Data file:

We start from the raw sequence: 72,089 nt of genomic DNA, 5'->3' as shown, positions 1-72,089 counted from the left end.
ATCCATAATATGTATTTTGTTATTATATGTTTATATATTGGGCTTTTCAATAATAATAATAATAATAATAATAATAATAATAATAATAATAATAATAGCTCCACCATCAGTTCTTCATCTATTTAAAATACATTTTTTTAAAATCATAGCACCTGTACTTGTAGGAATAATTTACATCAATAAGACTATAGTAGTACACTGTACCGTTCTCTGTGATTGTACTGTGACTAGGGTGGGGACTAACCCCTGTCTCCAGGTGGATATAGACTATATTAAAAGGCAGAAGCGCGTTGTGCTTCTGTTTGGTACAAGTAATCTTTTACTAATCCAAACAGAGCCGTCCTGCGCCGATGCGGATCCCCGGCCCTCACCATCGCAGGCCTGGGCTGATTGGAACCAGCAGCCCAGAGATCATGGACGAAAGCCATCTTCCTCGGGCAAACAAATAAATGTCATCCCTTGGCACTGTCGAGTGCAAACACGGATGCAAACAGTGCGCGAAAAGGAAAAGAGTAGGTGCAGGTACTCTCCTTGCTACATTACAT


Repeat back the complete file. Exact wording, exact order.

We start from the raw sequence: 72,089 nt of genomic DNA, 5'->3' as shown, positions 1-72,089 counted from the left end.
ATCCATAATATGTATTTTGTTATTATATGTTTATATATTGGGCTTTTCAATAATAATAATAATAATAATAATAATAATAATAATAATAATAATAATAGCTCCACCATCAGTTCTTCATCTATTTAAAATACATTTTTTTAAAATCATAGCACCTGTACTTGTAGGAATAATTTACATCAATAAGACTATAGTAGTACACTGTACCGTTCTCTGTGATTGTACTGTGACTAGGGTGGGGACTAACCCCTGTCTCCAGGTGGATATAGACTATATTAAAAGGCAGAAGCGCGTTGTGCTTCTGTTTGGTACAAGTAATCTTTTACTAATCCAAACAGAGCCGTCCTGCGCCGATGCGGATCCCCGGCCCTCACCATCGCAGGCCTGGGCTGATTGGAACCAGCAGCCCAGAGATCATGGACGAAAGCCATCTTCCTCGGGCAAACAAATAAATGTCATCCCTTGGCACTGTCGAGTGCAAACACGGATGCAAACAGTGCGCGAAAAGGAAAAGAGTAGGTGCAGGTACTCTCCTTGCTACATTACAT